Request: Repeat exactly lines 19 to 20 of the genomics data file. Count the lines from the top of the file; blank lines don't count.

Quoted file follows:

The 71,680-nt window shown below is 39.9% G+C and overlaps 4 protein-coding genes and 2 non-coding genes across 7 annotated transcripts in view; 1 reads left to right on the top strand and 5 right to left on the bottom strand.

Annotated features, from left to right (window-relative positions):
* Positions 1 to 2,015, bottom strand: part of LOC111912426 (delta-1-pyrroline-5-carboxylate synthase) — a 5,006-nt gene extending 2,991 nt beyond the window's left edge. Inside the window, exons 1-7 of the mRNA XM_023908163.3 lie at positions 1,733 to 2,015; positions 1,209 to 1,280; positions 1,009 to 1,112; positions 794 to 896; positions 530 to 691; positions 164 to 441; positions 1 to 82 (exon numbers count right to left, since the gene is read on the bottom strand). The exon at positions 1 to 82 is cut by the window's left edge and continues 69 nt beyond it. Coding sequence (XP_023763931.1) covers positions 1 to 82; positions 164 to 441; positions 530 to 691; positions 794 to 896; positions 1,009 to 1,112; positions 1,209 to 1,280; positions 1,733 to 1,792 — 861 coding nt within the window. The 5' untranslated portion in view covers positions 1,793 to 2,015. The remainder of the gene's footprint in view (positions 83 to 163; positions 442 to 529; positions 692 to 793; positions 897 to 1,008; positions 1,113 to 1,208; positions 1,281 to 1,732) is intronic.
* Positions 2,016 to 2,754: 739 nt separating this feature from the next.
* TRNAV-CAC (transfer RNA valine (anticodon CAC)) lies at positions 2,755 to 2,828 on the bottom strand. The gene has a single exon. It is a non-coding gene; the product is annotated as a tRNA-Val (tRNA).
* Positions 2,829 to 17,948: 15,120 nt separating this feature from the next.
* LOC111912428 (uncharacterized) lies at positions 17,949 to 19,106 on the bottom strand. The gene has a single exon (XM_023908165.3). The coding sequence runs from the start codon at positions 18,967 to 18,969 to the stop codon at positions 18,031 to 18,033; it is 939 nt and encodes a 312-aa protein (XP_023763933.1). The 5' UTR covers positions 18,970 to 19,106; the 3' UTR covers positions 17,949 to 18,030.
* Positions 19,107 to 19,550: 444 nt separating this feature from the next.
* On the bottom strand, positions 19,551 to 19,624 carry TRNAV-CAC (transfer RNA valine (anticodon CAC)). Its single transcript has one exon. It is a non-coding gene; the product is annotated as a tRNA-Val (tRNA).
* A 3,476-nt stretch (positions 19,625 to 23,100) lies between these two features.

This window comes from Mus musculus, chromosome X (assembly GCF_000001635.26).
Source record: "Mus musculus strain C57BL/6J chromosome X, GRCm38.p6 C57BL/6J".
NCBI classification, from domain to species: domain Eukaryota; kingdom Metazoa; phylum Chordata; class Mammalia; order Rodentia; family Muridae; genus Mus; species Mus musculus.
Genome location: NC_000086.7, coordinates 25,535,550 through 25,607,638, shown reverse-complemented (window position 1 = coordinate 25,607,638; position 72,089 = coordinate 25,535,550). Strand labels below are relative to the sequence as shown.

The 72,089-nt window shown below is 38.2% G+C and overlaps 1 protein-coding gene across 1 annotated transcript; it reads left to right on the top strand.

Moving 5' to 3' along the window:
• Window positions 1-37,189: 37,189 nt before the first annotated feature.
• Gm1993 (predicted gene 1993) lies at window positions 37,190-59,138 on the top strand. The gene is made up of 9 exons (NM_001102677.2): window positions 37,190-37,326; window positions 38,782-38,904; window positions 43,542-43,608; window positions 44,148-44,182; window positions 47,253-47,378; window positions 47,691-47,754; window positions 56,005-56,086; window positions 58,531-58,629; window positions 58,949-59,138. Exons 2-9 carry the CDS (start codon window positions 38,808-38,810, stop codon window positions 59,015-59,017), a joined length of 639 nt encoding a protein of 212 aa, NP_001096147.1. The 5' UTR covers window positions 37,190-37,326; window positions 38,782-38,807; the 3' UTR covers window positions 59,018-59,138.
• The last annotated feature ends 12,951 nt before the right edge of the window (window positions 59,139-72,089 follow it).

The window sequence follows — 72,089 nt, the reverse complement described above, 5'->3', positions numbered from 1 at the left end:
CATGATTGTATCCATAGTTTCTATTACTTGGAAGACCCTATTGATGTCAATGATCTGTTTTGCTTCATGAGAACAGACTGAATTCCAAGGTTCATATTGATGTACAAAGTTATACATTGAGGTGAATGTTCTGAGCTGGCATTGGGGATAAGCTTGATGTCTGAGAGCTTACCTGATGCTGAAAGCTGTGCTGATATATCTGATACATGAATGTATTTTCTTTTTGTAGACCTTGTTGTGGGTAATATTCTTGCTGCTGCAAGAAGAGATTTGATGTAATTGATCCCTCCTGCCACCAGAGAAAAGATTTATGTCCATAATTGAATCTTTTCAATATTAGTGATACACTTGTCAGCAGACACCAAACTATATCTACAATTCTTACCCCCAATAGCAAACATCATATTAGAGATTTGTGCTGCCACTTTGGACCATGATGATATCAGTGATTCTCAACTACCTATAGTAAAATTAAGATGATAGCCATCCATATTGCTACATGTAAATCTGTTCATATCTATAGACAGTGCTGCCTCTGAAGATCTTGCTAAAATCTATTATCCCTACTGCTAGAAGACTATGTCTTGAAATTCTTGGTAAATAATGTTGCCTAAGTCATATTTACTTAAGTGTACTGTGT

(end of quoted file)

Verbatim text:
• The last annotated feature ends 12,951 nt before the right edge of the window (window positions 59,139-72,089 follow it).

The window sequence follows — 72,089 nt, the reverse complement described above, 5'->3', positions numbered from 1 at the left end: